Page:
We’re told that the fundamentals of happy relationships are honesty, good communication, compromise, being open and accepting people. I’m not saying you should talk to your food (though I do, and I can tell you right now in my not even slightly biased opinion that it is hilarious) but I am saying it’s time to change the way we talk about food. I hate this business of “having a relationship” with food, but if we must use this horrendous terminology, let’s apply the fundamentals of relationships to it. Let’s stop using fat as negative and thin as positive and instead move the goalposts, to make our parameters about healthy and unhealthy. Our relationships with people are not all about looks so let’s apply that to food and remember the important stuff isn’t happening on the surface – it’s about what is going on inside.
Let’s make our food healthy and balanced, nutritious with the occasional pleasure (Note – not guilty pleasure) and treat thrown in for good measure. Let’s stop bragging to our friends about weight loss and how little we’ve eaten in a day, stop saying “I’ve been bad today” when we mean “I’ve eaten normally today”, and instead get up and do some exercise and then feel excellent about eating whatever the hell we want after. Let’s do away with the values that tell us that being thin is good and will make us happy. Let’s tell the word “thinspiration” to fuck off because it’s AWFUL. Let’s be honest with ourselves, as we would want to be honest with a partner, and encourage the understanding that when we are healthy we feel better and when we feel good, we look good by the virtue of our confidence. And let’s stop being so damn hard on ourselves. Let’s cut ourselves a bit of slack and instead of worrying about the bits we don’t like, let’s remember to say to our reflections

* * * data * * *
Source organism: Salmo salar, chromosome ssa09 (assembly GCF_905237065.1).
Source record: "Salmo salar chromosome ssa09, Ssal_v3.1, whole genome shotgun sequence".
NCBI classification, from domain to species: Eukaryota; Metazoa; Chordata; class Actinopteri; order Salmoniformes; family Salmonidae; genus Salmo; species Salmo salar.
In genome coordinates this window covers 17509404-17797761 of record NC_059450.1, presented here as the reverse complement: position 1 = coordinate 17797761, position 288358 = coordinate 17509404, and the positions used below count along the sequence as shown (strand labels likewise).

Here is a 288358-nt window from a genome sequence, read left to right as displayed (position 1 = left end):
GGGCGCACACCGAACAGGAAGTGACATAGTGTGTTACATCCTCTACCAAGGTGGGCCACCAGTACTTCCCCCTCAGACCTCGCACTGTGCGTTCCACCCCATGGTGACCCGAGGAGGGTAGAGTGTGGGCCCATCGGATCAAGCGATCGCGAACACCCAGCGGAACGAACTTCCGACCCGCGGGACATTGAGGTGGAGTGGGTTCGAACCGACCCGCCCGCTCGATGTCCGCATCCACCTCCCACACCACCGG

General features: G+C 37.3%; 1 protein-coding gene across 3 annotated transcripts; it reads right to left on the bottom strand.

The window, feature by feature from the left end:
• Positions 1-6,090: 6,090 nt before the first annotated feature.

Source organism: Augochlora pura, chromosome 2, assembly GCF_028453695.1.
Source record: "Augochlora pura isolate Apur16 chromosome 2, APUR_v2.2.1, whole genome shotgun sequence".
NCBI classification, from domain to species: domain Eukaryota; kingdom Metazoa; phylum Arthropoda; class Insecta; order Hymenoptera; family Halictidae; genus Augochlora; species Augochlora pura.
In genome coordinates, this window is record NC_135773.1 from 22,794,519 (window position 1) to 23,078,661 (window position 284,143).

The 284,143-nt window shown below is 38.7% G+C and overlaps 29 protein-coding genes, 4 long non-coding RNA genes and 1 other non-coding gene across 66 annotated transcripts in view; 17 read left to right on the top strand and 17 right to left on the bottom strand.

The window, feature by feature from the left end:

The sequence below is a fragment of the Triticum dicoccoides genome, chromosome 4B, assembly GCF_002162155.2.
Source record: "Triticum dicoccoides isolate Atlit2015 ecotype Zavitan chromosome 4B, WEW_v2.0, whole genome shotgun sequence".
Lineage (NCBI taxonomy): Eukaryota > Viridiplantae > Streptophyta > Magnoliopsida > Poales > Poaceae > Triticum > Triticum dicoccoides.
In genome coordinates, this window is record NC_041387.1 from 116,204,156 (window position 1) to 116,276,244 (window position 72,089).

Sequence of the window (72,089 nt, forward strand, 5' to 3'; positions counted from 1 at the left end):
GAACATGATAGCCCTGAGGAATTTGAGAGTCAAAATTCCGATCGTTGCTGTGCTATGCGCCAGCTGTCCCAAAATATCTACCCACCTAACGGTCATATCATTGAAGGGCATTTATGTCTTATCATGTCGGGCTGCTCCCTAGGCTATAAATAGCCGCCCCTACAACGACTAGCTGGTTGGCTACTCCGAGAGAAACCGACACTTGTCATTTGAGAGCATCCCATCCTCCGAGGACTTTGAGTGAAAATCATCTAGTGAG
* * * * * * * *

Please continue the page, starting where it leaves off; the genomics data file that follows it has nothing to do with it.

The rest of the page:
“You know what, you mostly quite healthy human? You look pretty fine today. Just as you are. Inside and out.”
Then let’s leave the house in whatever we damn well choose, heads held high, proudly placed above whatever body shape we naturally are.